The month it rained old northern clothes

PAT VELTKAMP SMITH
Last updated 16:49 30/01/2014
Pat Veltkamp Smith
JOHN HAWKINS/Fairfax NZ
Columnist Pat Veltkamp Smith was Southland Times women's editor until 1997 and is a former president of the Southland Justices of the Peace Association.

Relevant offers

We're not being elitist here but have you noticed there's one sure way of knowing a real Southlander?

Watch his reaction to rain - in January - after days of it.

If he is over 40 - he will equate the days of rain with the flood of 30 years ago - one of the Hundred Year Floods that were a feature of Southland in the century past. Remember, it came about after days of rain like this.

Not really like this.

Then the rain fell and didn't stop, not for days.

Now when rain comes and we say it hasn't stopped all day, that's not so.

Mostly rain does stop every few hours, or long enough to rescue washing, catch the mail, pick parsley , rosemary and thyme, visit the compost, empty stuff into a wheelie bin or two - any two of the above done in the dry time.

But 30 years ago, in January 1984, it rained non-stop day and night and suddenly the signs were there and relentlessly water moved in and houses, streets and suburbs were cut off one from one another and towns from bridges and bridges from roads and we were lucky to stay at home when others were evacuated out into schools and halls, lucky to have a spare room to share and clean dry clothes too.

Boys who were 10 then are now 40-year-old householders and their parents, probably 70?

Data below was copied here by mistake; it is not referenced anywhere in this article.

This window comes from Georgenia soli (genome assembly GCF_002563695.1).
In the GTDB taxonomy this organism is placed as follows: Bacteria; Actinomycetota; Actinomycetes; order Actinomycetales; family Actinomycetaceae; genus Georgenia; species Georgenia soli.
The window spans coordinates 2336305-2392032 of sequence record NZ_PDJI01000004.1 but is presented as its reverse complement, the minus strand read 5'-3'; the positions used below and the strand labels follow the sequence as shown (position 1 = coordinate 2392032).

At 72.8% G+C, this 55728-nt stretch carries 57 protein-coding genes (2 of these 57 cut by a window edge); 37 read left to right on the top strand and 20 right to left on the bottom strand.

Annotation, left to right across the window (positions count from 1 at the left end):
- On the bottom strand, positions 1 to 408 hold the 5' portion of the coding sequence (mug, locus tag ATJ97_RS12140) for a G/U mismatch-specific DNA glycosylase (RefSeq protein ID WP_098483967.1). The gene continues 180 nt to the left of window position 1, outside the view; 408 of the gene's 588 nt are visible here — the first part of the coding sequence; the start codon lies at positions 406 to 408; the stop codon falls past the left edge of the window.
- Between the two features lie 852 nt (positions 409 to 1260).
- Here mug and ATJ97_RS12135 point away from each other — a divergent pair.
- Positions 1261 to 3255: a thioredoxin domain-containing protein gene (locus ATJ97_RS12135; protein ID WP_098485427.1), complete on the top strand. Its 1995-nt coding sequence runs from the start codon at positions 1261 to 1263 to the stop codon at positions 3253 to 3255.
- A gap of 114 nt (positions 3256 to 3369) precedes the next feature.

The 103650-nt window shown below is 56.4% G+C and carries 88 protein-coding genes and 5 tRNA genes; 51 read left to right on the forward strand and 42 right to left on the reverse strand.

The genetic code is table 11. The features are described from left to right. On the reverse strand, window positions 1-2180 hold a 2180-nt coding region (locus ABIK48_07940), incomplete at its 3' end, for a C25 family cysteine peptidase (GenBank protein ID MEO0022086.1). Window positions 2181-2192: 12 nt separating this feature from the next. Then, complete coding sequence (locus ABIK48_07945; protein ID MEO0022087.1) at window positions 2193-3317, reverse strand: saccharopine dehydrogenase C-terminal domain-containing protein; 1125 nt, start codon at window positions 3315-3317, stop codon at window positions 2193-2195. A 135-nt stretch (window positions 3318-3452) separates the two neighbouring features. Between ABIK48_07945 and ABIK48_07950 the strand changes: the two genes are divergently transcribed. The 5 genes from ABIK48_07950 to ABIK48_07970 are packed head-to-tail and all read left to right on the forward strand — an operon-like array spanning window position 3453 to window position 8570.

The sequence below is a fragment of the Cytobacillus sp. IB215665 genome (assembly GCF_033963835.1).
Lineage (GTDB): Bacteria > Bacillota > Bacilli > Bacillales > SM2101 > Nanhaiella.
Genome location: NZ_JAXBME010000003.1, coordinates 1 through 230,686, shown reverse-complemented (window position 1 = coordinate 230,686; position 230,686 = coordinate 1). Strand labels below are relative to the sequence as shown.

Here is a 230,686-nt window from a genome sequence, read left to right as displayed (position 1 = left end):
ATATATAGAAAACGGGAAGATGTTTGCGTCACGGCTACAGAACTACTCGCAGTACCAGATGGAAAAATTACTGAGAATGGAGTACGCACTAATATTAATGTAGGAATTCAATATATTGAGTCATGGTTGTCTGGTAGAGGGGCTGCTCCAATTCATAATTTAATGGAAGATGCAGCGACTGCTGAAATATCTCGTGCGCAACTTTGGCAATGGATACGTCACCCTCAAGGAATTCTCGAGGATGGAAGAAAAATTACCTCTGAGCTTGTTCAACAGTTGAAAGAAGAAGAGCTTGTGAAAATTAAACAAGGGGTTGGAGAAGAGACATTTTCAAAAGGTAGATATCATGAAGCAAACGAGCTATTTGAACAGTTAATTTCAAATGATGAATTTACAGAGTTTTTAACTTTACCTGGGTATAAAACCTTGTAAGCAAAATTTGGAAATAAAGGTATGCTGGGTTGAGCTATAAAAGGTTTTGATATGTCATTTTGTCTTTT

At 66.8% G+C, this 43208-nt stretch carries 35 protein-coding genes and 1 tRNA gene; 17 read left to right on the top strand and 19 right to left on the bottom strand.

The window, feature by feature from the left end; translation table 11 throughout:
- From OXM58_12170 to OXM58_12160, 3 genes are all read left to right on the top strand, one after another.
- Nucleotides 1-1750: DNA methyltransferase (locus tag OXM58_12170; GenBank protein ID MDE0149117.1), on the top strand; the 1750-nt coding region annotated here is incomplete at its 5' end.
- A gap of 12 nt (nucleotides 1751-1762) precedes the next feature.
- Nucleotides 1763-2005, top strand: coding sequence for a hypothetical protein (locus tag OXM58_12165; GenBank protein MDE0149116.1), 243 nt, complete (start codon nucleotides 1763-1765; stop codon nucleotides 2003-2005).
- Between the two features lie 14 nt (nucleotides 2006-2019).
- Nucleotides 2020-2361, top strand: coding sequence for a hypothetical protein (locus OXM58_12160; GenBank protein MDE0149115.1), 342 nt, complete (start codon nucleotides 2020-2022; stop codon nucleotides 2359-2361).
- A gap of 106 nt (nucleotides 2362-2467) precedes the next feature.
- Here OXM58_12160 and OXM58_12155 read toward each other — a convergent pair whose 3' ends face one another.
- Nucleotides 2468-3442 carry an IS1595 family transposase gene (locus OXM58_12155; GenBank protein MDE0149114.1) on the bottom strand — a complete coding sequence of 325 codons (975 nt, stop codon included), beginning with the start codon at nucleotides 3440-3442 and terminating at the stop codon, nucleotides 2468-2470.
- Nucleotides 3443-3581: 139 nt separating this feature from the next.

No lives were lost and damaged property was repaired and reclaimed.

Invercargill mayor Eve Poole led the charge on the day and in follow-up months ensured that the city became, gradually, flood- proof, a legacy we enjoy now.

Throughout New Zealand people responded to a welfare call for help and the Red Cross was inundated with the clean-out of northern wardrobes. We received bridesmaid dresses, old school uniforms, outworn long-johns and some pretty tap dresses.

Today, Red Cross holds a clothing mandate, which means they can out fit 100 men, women and children in new basic track pants and tops, underwear and sneakers.

It took a age to clear that donated clothing, an age.

Still sometimes a heliotrope bridesmaid's dress or weirdly striped pyjama pants appear and memory stirs - but not much else.

 

Ad Feedback

- The Southland Times

Comments

Special offers

Featured Promotions

Sponsored Content

stimes pan military history

150 years of history

2010 marks 150 years since the formation of the first militia units in Southland and Otago.

Southland Times

Anzacs and beyond

We remember those who have served their country

Southland's 100-year Floods: 25 Years Later

A Flood of Memories

Take a look back at the devastating 1984 floods in the south